Looking Forward to Paris in July – from A to Z

iphone June 2013 182 Paris in July is coming around again, and I thought it would be nice to look back earlier Julys spent visiting Paris through books and music,  and to look forward to some lovely possibilities for this July.

Do you have plans?

I have plans, ideas, and memories, and I’ve put some of them into an A to Z.

It’s not comprehensive, but sometimes I like to just throw a few lovely things into the air …..

A is for Anita Brookner. I plan to re-read ‘Incidents in the Rue Laugier’. For Paris in July, for Anita Brookner Reading Month, and for my Century of Books.

GigiB is for Bel-Ami. I read Guy de Maupassant’s novel for Paris in July last year, and I can happily recommend it to anybody looking for an accessible classic with themes that are still relevant.

C is for Colette. I read ‘Gigi‘ for Paris in July two years ago, and there’s a second novella – ‘The Cat’ – in my edition that I still haven’t read.

D is for Dumas. One day I will read ‘The Count of Monte Christo’, and I may even make a start this July.

E is for The Emperor of Paris. C J Richardson’s first book was charming and so I have this new one – about a romance between a bake and a lady who restores paintings in the basement of the Louvre – on order at the library.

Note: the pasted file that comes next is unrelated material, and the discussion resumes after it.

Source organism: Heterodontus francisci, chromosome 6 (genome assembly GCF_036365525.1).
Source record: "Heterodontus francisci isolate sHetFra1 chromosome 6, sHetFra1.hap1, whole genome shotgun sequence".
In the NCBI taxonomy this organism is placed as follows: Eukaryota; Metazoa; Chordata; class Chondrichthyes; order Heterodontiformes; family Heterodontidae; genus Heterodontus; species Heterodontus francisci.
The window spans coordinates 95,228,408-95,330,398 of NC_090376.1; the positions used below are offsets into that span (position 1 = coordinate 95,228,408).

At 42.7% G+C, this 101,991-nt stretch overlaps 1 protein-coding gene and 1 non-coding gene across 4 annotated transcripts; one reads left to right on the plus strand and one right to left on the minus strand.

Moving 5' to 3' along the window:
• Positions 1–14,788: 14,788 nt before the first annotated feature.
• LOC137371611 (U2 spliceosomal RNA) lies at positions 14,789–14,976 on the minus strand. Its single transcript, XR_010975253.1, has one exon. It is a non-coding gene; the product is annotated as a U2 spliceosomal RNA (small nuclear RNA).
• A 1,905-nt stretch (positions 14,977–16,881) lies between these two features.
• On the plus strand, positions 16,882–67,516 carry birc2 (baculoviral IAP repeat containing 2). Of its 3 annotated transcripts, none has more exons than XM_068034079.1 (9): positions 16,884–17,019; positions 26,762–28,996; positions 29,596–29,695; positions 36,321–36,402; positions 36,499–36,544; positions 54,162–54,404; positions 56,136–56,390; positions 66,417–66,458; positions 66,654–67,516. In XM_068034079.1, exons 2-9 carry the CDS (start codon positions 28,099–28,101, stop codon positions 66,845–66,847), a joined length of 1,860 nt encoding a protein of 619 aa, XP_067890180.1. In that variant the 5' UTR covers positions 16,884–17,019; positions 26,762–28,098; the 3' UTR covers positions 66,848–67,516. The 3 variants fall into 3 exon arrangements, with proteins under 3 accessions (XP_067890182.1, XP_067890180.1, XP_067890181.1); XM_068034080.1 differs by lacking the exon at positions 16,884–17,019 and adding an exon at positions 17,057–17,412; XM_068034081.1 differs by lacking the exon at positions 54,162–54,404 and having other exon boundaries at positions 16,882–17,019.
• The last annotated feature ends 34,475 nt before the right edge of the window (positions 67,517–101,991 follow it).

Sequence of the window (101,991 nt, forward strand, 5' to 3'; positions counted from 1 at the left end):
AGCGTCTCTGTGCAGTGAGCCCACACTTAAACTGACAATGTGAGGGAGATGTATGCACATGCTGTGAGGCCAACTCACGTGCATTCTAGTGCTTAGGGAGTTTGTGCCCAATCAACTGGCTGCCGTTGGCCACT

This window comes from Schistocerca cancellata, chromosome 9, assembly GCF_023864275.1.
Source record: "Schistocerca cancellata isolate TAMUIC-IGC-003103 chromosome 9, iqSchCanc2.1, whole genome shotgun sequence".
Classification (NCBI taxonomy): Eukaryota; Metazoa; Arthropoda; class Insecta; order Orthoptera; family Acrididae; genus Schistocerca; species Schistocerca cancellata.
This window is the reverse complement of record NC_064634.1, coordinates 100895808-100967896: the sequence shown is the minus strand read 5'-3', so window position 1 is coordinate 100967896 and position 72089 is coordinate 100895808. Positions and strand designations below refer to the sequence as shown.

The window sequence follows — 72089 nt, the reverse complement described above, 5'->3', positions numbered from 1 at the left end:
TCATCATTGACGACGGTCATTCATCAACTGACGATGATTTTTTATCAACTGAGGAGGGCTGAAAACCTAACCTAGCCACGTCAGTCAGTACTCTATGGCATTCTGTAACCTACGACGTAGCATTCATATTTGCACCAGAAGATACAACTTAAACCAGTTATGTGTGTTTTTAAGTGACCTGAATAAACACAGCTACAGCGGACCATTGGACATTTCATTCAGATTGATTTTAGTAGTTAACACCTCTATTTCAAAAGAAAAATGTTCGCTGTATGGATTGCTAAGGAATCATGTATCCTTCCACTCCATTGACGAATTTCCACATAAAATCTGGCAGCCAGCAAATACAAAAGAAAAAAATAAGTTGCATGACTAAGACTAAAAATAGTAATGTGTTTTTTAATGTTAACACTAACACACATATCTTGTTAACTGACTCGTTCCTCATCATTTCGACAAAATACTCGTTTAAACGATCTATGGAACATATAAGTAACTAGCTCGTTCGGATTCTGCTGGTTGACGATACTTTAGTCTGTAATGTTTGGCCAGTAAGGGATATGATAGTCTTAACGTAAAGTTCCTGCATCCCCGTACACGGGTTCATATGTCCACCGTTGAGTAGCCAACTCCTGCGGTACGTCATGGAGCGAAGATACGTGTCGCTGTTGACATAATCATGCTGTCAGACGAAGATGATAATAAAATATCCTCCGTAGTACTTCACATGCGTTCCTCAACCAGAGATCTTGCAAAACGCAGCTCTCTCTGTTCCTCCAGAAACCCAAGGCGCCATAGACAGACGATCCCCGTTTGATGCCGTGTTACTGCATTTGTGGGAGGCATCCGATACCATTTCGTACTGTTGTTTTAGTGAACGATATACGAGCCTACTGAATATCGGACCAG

F is for Flowers. That was the song from Emilie Simon that I picked out for Paris in July last year, and I have another lined up for this year.

 G is for Gallic Books, where you’ll find a wonderful selection of books set in Paris. The President’s Hat and The Confidant are two I can happily recommend.

Flowers for Mrs HarrisH is for Harris. If I could only recommend one book for Paris in July it would be Paul Gallico’s ‘Flowers for Mrs Harris’, also sometimes known as ‘Mrs Harris Goes to Paris.’ The story of the char woman’s quest for a Dior dress is charming, engaging, and I can’t think of any writer who does bittersweet quite like Gallico.

I is for Imogen Robertson. As I read of the adventures of women artists at the turn of the century in ‘The Paris Winter’, I thought it would be perfect for Paris in July.

J is for Jules et Jim. I could read the book or I could watch the film. I might even do both …

K is for Katherine McMahon. I left ‘Season of Light’, a love story set in during the revolution, behind in the library thinking I would save it in Paris in July. Hopefully I’ll spot it again and be able to bring it home.

L is for Liberty by Lucy Moore: the real lives of six women who lived through the French revolution.

M is for Martha in Paris, the sequel to Margery Sharp’s ‘The Eye of Love’. It really should be in print. Everything she wrote should be in print!

mitfords (1)N is for Nancy Mitford, who lived in Paris and wrote non fiction about The Sun King, Madame de Pompadour and Voltaire in Love.

O is for Olivia Ruiz. I have one of her duets lined up to provide a musical interlude in July, but for now this is really cute.

P is for Père Goriot. It’s on my Classics Club list, it’s set in Paris, and I’ve been meaning to read Balzac for ages.

Q is for Quartet. I think I’ve read all of the novels and short stories of Jean Rhys, but now her books are calling me back again. Quartet is one of several set in Paris.